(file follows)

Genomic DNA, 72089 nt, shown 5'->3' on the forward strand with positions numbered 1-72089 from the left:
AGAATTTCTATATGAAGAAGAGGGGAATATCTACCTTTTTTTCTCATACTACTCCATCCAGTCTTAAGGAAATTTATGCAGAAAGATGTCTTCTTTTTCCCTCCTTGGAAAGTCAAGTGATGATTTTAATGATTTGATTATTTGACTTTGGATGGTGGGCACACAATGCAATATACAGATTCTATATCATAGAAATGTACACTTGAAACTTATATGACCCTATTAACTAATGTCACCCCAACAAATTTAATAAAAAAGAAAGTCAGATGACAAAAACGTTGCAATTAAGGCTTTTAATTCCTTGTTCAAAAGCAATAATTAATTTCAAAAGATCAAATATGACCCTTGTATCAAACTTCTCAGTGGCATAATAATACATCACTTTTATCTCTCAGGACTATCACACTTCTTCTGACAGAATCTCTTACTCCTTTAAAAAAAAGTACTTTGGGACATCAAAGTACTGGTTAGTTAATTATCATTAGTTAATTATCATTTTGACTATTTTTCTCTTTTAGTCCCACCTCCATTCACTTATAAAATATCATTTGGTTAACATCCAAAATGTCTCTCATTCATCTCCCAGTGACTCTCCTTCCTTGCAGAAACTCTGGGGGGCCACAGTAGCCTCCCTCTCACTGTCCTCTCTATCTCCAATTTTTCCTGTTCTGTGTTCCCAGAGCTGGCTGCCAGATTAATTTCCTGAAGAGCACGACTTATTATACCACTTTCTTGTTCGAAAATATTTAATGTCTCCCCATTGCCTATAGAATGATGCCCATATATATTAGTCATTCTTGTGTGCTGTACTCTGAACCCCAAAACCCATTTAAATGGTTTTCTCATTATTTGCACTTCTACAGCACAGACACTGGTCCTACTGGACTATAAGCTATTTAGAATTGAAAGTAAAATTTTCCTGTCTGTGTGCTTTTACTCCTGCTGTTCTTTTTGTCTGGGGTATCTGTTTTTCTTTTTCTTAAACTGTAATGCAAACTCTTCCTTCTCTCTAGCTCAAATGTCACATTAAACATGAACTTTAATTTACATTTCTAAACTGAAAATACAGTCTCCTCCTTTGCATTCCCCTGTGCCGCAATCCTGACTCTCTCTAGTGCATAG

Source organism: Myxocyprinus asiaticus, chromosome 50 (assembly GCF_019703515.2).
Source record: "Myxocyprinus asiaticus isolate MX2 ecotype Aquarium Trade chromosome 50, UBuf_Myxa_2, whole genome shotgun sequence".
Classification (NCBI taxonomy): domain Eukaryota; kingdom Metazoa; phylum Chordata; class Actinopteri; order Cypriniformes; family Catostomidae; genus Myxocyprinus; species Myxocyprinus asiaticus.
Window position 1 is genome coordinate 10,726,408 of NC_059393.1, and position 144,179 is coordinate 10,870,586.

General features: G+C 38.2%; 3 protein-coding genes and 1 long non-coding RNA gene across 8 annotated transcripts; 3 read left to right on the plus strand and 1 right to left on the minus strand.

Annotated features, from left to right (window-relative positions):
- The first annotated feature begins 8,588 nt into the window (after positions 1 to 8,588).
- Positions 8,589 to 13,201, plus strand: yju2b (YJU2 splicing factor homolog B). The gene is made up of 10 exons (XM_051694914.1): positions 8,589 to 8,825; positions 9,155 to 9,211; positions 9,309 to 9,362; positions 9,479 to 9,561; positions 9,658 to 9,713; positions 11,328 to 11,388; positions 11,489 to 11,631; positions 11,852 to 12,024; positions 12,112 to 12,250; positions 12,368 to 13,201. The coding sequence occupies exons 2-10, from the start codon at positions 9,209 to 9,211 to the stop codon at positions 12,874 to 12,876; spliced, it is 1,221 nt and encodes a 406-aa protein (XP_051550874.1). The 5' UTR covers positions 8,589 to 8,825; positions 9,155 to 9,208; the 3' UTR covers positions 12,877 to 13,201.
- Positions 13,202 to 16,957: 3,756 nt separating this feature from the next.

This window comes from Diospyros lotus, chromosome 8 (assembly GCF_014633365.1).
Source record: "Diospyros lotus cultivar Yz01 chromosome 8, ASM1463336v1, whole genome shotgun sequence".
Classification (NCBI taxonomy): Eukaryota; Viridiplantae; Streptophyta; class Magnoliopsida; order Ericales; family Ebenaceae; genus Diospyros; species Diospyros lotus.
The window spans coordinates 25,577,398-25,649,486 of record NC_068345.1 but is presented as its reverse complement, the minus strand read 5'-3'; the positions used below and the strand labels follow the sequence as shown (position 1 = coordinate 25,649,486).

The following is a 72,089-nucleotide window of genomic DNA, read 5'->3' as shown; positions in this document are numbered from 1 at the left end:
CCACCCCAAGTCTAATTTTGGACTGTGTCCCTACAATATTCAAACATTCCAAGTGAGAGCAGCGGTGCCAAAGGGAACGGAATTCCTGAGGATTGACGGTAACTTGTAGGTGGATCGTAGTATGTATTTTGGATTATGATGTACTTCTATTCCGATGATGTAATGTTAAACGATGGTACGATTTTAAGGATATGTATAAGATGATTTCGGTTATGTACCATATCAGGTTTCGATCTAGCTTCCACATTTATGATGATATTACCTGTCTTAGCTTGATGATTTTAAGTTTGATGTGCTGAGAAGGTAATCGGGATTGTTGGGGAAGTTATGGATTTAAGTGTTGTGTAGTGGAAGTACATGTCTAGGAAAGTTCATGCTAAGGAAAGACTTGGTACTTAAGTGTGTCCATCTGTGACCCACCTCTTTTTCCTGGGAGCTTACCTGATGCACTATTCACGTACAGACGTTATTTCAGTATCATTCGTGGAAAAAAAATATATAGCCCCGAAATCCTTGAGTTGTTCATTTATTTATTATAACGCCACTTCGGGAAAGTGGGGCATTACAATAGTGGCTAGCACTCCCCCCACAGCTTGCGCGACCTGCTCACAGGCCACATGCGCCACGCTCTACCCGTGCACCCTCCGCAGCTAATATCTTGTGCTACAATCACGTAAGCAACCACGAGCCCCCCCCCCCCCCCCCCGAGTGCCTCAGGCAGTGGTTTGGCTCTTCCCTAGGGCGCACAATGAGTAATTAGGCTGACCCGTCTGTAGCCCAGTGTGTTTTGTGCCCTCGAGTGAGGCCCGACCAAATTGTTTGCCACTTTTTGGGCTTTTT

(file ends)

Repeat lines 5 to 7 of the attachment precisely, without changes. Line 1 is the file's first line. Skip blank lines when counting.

Classification (NCBI taxonomy): domain Eukaryota; kingdom Metazoa; phylum Chordata; class Actinopteri; order Cypriniformes; family Catostomidae; genus Myxocyprinus; species Myxocyprinus asiaticus.
Window position 1 is genome coordinate 10,726,408 of NC_059393.1, and position 144,179 is coordinate 10,870,586.

General features: G+C 38.2%; 3 protein-coding genes and 1 long non-coding RNA gene across 8 annotated transcripts; 3 read left to right on the plus strand and 1 right to left on the minus strand.